HCR8 (2020) Detail

Celebrating August 26, 2020 as the 100th anniversary of the 19th Amendment, which guarantees that the right to vote shall not be denied on the basis of sex.


HCR 8 - AS INTRODUCED

 

 

2020 SESSION

20-2048

08/05

 

HOUSE CONCURRENT RESOLUTION 8

 

A RESOLUTION celebrating August 26, 2020 as the 100th anniversary of the 19th Amendment, which guarantees that the right to vote shall not be denied on the basis of sex.

 

SPONSORS: Rep. J. Schmidt, Hills. 28; Rep. Sofikitis, Hills. 34; Rep. Harriott-Gathright, Hills. 36; Rep. Almy, Graf. 13; Rep. Dutzy, Hills. 30; Rep. Cushing, Rock. 21; Rep. Ruprecht, Graf. 15; Rep. Van Houten, Hills. 45; Rep. Cohen, Hills. 28; Rep. Cote, Hills. 31; Sen. Rosenwald, Dist 13

 

COMMITTEE: Election Law

 

-----------------------------------------------------------------

 

ANALYSIS

 

This resolution commemorates August 26, 2020 as the 100th anniversary of the 19th Amendment, which guarantees that the right to vote shall not be denied on the basis of sex.

 

- - - - - - - - - - - - - - - - - - - - - - - - - - - - - - - - - - - - - - - - - - - - - - - - - - - - - - - - - - - - - - - - - - - - - - - - - - -

 

 

20-2048

08/05

 

STATE OF NEW HAMPSHIRE

 

In the Year of Our Lord Two Thousand Twenty

 

A RESOLUTION celebrating August 26, 2020 as the 100th anniversary of the 19th Amendment, which guarantees that the right to vote shall not be denied on the basis of sex.

 

Whereas, the fight for women's suffrage, from the first women's rights convention to enfranchisement, lasted 72 years, with women from all walks of life, political views, and demographic backgrounds asking for the right to voice their opinions at the polls; and

Whereas, New Hampshire women fought for the right to voice their opinions at the polls; and

Whereas, New Hampshire women fought for the right to vote more than a century before it was granted and persevered in the face of resistance; and

Whereas, New Hampshire's Senator Henry W. Blair delivered a passionate speech in the United States Senate on December 8, 1886 in favor of a national amendment granting women the vote; and

Whereas, New Hampshire women garnered national attention for their suffrage efforts, including Concord's Armenia White, who was the first president of the New Hampshire Woman Suffrage Association from 1868 until 1895 and along with her husband, Nathaniel White, was instrumental in securing women's right to vote in school elections in New Hampshire in 1878; and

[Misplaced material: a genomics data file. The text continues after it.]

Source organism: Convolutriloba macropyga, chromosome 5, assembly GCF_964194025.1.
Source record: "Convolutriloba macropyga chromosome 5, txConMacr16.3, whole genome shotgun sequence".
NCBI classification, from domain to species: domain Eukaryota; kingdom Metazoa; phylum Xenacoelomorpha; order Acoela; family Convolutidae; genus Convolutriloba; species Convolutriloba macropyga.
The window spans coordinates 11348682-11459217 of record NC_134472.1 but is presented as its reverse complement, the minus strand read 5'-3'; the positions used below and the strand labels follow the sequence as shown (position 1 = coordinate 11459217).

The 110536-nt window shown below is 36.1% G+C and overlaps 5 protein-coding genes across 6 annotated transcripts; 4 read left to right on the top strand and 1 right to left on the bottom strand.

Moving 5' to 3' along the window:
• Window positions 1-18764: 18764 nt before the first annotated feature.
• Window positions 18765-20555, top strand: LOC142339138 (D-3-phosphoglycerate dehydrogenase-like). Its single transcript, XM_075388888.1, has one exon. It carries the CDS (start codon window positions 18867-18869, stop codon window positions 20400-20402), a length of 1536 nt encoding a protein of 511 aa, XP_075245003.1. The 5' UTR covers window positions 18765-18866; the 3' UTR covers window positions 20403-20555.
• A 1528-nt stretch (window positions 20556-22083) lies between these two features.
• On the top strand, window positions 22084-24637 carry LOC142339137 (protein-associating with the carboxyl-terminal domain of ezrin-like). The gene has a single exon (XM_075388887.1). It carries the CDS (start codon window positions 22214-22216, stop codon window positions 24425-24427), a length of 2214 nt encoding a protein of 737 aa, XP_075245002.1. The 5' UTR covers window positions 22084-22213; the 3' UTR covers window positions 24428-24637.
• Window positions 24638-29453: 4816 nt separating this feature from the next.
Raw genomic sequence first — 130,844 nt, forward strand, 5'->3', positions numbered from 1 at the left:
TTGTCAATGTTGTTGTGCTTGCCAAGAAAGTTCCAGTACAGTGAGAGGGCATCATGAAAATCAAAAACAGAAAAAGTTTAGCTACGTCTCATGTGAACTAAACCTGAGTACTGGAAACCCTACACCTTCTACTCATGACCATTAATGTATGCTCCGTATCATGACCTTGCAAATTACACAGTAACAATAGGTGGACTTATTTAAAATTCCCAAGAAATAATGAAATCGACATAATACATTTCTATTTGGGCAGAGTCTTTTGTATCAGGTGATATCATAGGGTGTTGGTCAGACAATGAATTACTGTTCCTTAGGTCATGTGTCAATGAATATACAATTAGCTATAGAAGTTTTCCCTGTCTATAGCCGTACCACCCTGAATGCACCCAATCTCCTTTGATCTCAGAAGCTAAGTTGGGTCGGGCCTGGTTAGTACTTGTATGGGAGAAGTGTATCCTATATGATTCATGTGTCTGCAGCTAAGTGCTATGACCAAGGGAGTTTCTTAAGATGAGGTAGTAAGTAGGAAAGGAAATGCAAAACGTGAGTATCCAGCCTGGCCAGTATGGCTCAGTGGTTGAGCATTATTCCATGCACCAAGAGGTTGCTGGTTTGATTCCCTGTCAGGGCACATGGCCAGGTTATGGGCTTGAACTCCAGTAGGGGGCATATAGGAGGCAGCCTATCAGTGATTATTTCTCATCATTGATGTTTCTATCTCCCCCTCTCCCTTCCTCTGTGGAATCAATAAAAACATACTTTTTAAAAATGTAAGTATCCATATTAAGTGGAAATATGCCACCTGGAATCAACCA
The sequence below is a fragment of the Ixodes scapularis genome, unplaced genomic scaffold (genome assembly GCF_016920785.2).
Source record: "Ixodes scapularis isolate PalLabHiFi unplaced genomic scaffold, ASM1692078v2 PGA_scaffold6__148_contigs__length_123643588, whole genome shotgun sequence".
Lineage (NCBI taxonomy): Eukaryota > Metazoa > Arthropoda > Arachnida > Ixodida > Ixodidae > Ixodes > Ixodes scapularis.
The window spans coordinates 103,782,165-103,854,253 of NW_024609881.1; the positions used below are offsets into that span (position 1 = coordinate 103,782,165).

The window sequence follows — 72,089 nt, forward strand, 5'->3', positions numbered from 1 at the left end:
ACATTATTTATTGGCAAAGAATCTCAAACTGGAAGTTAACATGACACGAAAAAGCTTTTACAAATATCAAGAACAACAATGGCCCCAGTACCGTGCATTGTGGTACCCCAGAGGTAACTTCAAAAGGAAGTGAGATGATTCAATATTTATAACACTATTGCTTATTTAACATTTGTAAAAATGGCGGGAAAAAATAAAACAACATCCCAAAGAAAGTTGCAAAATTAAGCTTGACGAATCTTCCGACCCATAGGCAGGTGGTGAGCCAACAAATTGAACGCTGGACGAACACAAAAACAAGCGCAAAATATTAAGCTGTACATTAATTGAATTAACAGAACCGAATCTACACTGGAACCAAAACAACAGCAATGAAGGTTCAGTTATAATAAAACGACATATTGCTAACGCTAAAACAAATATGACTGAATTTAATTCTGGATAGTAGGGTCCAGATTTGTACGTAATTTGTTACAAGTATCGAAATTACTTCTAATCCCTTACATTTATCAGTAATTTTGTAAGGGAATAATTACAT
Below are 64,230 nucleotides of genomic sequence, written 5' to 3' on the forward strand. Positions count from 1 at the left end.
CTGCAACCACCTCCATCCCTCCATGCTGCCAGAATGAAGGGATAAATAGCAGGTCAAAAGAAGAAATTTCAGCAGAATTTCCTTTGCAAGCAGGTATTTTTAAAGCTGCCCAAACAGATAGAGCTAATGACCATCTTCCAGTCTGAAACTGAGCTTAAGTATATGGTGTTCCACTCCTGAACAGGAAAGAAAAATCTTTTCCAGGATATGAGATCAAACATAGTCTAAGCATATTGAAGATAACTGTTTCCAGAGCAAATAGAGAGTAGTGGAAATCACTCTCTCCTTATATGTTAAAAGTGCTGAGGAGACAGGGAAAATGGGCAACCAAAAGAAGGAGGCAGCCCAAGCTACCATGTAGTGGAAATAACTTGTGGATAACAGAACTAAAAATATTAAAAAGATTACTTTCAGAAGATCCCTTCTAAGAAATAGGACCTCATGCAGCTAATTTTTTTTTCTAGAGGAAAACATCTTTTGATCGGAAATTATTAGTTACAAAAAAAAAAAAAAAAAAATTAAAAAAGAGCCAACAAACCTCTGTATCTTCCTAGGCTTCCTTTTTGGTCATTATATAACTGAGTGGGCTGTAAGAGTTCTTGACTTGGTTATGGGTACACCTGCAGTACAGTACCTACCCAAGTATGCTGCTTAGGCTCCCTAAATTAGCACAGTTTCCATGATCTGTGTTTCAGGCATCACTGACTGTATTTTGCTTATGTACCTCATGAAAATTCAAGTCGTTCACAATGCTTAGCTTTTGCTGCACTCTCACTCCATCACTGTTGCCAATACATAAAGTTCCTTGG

Whereas, New Durham-born Marilla Ricker, Esq., attempted to vote in 1870 in Dover and every year thereafter, claiming that her status as a property owner and tax payer entitled her to a vote; and

Whereas, Portsmouth's Sallie Whittier Hovey chaired the New Hampshire branch of the National Woman's Suffrage Party and in June 1920 was among the picketers at the Republican national Convention in Chicago, arguing that the Republican Party must move forward with support for ratification; and

Whereas, the Eagle Hotel, located across the street from the state capitol building, was the site in February 1913 of a large banquet hosted by women's suffrage organizations, with suffragists from across the state attending and several notable figures speaking, including Governor Samuel Felker and William J. Britton, Speaker of the New Hampshire House of Representatives; and

Whereas, it took male allies in Congress to support women in their endeavor to vote, for it was sons, husbands, and fathers who ultimately heard the calls of women and took the historic vote to pass the 19th Amendment in the United States Senate on June 10, 1919; and

Whereas, September 11, 2019 marked the 100th anniversary of New Hampshire becoming the 16th state to ratify the 19th Amendment; and

Whereas, the necessary 36 states soon ratified the 19th Amendment, thereby enfranchising nearly half of the United States population on August 26, 1920; and

Whereas, most of the women who began asking for the right to vote never lived to see the enfranchisement of women; and

Whereas, in the November 1920 election, when women could finally vote at local, state, and federal levels across the United States, 8,000,000 women did indeed vote; and

Whereas, 2 women were elected to the New Hampshire house of representatives in that 1920 election, Republican Jessie Doe of Rollinsford and Democrat Mary L.R. Farnum of Boscawen, both winning as write-in candidates, having been unable to register as voters and file nominations papers before the 19th Amendment took effect; and

Whereas, daughters, granddaughters, and great-granddaughters of the women who fought so hard to vote have been making their voices heard at the polls for nearly 100 years, now voting in greater numbers than men; and

Whereas, women are running for office in unprecedented numbers, and many current politicians, both male and female, remember that they follow in the footsteps of these great suffragists; and

Whereas, in 2013, New Hampshire became the first state to have an entirely female Congressional delegation and also a female governor at the same time; now, therefore, be it

Resolved by the House of Representatives, the Senate concurring: that New Hampshire commemorates August 26, 2020, as the 100th anniversary of the 19th Amendment becoming part of the United States Constitution and reaffirms New Hampshire's commitment to empowering and uplifting the voices of women and all voters across our great state.

Links

HCR8 at GenCourtMobile
HCR8 Discussion

Action Dates

Date Body Type
Jan. 21, 2020 House Hearing
Feb. 5, 2020 House Exec Session

Bill Text Revisions

HCR8 Revision: 6805 Date: Dec. 2, 2019, 11:30 a.m.

Docket

Date Status
Jan. 8, 2020 Introduced 01/08/2020 and referred to Election Law HJ 1 P. 32
Jan. 21, 2020 Public Hearing: 01/21/2020 10:00 am LOB 308
Feb. 5, 2020 Executive Session: 02/05/2020 11:00 am LOB 308